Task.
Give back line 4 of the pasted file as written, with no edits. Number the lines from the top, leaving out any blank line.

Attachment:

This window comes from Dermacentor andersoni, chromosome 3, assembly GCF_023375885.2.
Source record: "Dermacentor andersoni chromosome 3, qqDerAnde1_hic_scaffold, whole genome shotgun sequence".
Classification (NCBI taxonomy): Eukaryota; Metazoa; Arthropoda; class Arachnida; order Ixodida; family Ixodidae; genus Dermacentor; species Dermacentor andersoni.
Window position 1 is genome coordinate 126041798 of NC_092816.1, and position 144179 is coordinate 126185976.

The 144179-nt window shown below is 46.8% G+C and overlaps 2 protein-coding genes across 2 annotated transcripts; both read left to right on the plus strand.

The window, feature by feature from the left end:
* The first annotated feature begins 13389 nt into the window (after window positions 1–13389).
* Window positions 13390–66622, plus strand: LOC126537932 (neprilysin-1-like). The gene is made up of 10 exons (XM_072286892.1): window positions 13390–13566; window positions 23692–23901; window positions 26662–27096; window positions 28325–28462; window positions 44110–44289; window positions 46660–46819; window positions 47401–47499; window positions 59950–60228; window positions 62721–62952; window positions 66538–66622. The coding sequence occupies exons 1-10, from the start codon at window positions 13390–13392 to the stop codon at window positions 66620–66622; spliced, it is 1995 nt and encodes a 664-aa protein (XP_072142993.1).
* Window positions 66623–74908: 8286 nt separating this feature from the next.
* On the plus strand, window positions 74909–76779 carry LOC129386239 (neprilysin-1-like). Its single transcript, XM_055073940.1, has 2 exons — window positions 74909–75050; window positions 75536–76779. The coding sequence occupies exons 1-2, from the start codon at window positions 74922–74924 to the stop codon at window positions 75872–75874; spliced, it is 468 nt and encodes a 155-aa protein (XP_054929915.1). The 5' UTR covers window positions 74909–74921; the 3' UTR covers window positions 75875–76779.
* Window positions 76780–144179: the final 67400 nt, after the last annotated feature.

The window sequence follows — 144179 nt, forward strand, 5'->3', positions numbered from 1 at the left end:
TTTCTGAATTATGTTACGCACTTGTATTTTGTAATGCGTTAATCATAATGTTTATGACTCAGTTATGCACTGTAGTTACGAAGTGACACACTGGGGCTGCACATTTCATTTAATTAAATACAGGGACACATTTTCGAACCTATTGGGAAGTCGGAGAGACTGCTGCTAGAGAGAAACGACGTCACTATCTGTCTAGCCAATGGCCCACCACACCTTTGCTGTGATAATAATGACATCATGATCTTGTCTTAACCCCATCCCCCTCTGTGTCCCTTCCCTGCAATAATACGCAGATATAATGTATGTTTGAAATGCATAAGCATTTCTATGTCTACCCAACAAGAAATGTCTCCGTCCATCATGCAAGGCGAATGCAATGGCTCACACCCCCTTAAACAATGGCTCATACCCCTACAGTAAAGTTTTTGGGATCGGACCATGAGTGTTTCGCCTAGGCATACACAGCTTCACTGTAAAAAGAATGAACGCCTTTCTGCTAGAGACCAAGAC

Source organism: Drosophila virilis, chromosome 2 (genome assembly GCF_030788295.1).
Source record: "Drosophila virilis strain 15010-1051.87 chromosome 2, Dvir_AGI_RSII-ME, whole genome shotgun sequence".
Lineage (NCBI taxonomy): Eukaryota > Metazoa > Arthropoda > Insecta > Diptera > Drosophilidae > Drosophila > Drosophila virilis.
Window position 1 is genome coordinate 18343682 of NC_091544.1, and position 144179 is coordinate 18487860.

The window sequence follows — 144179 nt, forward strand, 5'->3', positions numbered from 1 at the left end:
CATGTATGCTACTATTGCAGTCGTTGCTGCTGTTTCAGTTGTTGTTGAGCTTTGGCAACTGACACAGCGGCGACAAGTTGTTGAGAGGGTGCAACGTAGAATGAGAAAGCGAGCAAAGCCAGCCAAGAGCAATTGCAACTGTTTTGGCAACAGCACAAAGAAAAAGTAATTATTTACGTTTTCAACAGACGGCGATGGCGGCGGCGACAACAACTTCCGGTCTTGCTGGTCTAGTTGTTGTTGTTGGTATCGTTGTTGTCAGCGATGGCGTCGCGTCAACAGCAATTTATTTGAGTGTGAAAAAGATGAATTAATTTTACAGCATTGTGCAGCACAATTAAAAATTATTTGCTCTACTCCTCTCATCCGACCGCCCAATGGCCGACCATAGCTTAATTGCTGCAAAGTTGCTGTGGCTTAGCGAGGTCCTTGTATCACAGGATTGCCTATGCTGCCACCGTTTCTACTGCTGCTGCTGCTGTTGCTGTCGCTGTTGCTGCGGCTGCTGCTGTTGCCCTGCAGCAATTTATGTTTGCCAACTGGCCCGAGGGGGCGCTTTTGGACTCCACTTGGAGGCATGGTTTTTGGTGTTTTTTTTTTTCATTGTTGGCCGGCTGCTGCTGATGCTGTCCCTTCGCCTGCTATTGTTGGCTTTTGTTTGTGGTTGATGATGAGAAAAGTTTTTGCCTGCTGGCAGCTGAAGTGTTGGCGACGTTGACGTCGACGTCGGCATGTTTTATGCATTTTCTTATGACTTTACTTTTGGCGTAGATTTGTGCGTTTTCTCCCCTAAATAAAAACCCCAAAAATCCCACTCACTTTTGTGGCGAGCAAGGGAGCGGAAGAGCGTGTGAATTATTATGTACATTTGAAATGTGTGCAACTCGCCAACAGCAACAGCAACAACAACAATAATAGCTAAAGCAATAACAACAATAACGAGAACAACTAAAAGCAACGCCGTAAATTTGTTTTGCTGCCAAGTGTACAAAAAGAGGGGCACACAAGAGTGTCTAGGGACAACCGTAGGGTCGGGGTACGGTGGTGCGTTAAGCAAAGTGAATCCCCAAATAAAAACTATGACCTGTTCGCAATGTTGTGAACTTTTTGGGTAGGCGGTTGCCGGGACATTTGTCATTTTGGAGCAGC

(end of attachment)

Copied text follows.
Window position 1 is genome coordinate 126041798 of NC_092816.1, and position 144179 is coordinate 126185976.